Remember ForkLift? You know, the dual-pane file-manager from BinaryNights? Well, after three betas and one recent interview here, it’s finally ready for prime-time today. The guys from Hungary have finally released their final product, and I was lucky enough to take a look at it today.
Is it a worthy replacement for Finder? Is it worth $29.95? Let’s take a look.
*Editor: if you make it to the end of this post we have a special type of giveaway we are running in conjunction with BinaryNights for 10 free licenses. Enjoy!
While not every one will agree with this, I think as true Mac enthusiasts we can all agree that surfing with Safari really is the goods. I can remember once nearly spilling my Caramel Machiato as I screeched to a hault to peer at someone’s Powerbook one morning a few years back. “Wait a minute, why is it rendering it like that?”, I must have said.
Once you get over the polished interface and lightning fast render times, users often find themselves struggling to get more usability out of Safari. “Where’s the tabs”, is a common newbie gripe. Lucky for surfers Apple and its independent developers have a healthy supply of addons, tweaks, and plugins to stifle even the most devout Firefox, Opera, or [insert competitive browser here] fan.
Have you ever tried to imagine the future through a child’s eyes? I have, and what I see is a completely automated world where everything is simple, and just works. iListen may just bring us one step closer to that fantasy. iListen translates spoken words to written text. This is great for dictation, school papers, and showing off to your friends.
For the last couple weeks, I have been in taking iListen for a test drive to see what all the noise was about.
A common misconception might be that iListen is only for typing. Actually, there are three “modes” in iListen: Dictation Mode (allows you to talk and it types), Command Mode (tell your computer to do actions), and Spelling Mode (say letters and it spells words out). If you want to switch from one mode to another, all you have to do it say “Switch to Dictation Mode”. If iListen has trouble writing normal letters, you can use the Military Alphabet (Alpha, Bravo, Charlie, Delta, etc.). The app obviously works best when the user speaks in a normal tone, does not look at the screen while dictating (possibly distracting), and speaks his or her punctuation marks (ex. PERIOD).
OK, so today we received an update from Infinite Loop. iTunes 7.2 and Quicktime 7.1.6.
Not very interesting, I know, but this is the foundation of the evolution of iTunes into a DRM-less store. Yep, we can now purchase so-called ‘iTunes Plus’ content. iTunes Plus content currently consists of EMI Music's entire digital catalog of music, as was announced early in April. It is encoded in 256kbs AAC, but most importantly it is DRM free. One important caveat is that it is also 20¢ more expensive.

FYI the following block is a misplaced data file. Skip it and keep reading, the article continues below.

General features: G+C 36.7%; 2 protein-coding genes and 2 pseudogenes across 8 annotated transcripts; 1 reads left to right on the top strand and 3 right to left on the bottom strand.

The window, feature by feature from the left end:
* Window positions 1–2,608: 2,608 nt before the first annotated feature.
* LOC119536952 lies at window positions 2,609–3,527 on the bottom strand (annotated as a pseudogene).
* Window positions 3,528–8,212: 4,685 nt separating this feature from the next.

If you’ve ever tried your hand at podcasting, you’ve undoubtedly been through your share of frustration with microphones, sound settings, recording applications, and Skype dropped calls. Well I can’t solve all your problems right here, but I think I can help with one.
SoundSource is a freeware app from the great developers at Rogue Amoeba. Quite simply, SoundSource sits on your toolbar at the top right of your screen, and allows you to switch between different audio input and output devices. It may seem unnecessary, but after trying to dig through numerous system preference menus just to switch between your built in mic and usb headset, SoundSource is a welcome simplification of the process. SoundSource is available from Rogue Amoeba for free.
In my ideal world Apple would have a gaming platform to rival the likes of Microsoft, Sony and Nintendo. Alas, they don’t, so we must look elsewhere. My personal preference is the Xbox 360, an excellent gaming console with rich multimedia capabilities.
When I first got my Xbox 360 back in December of 2005, getting it to communicate with a Mac was impossible. Now we have Connect360 from Nulriver, recently updated to version 3.1. Connect360 is a simple but effective piece of software that allows media connectivity between your 360 and your Mac.
Recently a friend recommended an application to review called Witch. Witch is a small application that lets users quickly and easily switch between every open file or window on their Mac. You might be wondering why you would need such an application, sinse every Mac now comes with ExposÃƒ©. This is a common misunderstanding, because Witch makes application switching flawless, while ExposÃƒ© gives the user an unorganized thumbnail view of all their open applications.
There are many times in the day where you might find yourself stuck with the task of resizing images. Maybe you’re working on a website, or a blog post. If you need to re-size (or scale) multiple images at a time, that could pose even more of a problem and take up precious time.
Last year, when I was still relatively new to the Mac, I found myself needing a way to scale a handful of images. I had absolutely no idea where to start, or if there was a way to scale images right within OS X. My answer came during MacHeist, when I received the application QuickScale.
Fatal error: Allowed memory size of 33554432 bytes exhausted (tried to allocate 696565 bytes) in /home/longhorn/public_html/macapper.com/wp-includes/functions.php on line 251